The association between hair removal and women is not new. Women in ancient Egypt were accustomed to removing all their body hair. During the time of the Roman Empire, women’s pubic hair was considered “uncivilized” and thus often removed. Throughout the centuries when women wore conservative clothing and most of the body was hidden, body hair depilation was concentrated on the exposed face, neck, and arms. When women’s fashion in the West changed in the early 1900s to include sleeveless dresses and higher hemlines, a new domain for alteration opened up; product manufacturers began aggressively marketing hair removal products to women, highlighting the connections between femininity, desirability, and hairless armpits and legs in their advertisements.
The message, historically, is that the female body requires intervention. Without being worked on and molded to specific standards, the female body is naturally unfeminine, unruly, unacceptable, and undesirable. The women in possession of such bodies are pathologized and characterized in different ways: lazy, ugly, unmarriable, insane, physically ill, lesbian. These characterizations can be found even in medical literature throughout history, as Toerien and Wilkinson note. By not spending time and energy to present herself as expected – soft, smooth, tamed, altered, conformed – a woman fails to perform her role as object. Something is wrong with her.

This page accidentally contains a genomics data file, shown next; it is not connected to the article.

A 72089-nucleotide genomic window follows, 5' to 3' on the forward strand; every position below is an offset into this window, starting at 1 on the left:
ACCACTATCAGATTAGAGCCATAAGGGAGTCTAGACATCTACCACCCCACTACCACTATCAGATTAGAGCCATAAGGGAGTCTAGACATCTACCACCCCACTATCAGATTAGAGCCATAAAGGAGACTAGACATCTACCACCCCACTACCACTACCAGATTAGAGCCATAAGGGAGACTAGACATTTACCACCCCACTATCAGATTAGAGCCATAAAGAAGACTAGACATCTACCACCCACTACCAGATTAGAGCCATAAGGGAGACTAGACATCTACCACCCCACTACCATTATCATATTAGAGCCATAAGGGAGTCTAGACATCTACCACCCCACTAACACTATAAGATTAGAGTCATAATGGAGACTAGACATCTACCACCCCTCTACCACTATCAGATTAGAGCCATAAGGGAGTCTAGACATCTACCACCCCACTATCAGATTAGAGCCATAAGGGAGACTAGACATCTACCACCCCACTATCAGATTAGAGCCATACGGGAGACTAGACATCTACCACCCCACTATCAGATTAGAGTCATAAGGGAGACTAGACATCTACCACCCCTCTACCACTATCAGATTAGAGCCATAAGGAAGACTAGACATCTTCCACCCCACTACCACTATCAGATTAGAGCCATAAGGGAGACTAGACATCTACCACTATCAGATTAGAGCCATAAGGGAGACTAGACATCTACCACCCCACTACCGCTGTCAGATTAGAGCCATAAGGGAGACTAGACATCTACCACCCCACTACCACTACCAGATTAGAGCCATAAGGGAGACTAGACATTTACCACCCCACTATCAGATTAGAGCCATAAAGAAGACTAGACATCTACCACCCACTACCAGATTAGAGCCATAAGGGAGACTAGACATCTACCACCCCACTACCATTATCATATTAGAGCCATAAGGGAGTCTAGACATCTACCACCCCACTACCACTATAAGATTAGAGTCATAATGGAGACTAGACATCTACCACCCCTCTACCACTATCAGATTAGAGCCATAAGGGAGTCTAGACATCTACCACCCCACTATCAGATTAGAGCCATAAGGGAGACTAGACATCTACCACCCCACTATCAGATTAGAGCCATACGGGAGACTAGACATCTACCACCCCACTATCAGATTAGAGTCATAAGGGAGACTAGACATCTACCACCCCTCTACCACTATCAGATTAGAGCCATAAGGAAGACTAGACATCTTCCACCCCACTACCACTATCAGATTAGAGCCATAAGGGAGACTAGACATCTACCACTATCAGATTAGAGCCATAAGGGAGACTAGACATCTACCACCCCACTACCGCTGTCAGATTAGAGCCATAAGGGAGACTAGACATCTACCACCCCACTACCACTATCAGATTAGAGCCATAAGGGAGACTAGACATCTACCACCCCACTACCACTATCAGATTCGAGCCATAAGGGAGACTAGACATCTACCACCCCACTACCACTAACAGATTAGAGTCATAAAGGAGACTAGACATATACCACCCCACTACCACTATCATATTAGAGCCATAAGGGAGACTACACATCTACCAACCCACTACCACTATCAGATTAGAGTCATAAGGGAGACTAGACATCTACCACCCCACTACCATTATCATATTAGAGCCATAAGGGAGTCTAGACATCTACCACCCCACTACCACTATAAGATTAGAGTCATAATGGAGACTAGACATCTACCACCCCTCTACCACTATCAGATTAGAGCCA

Toerien and Wilkinson draw out the association between notions of feminine docility and submissiveness and the removal of body hair, noting that the extension of expected hair removal to the armpits and legs corresponded with the relaxing of gender norms in other areas – i.e., women achieving the legal right to vote and the relaxing of expectations concerning women’s behavior in public. Hair removal served, not only to create a new market for advertisers and product manufacturers, but also to reinforce gender duality at a time when this was being challenged by more overt forms of equality.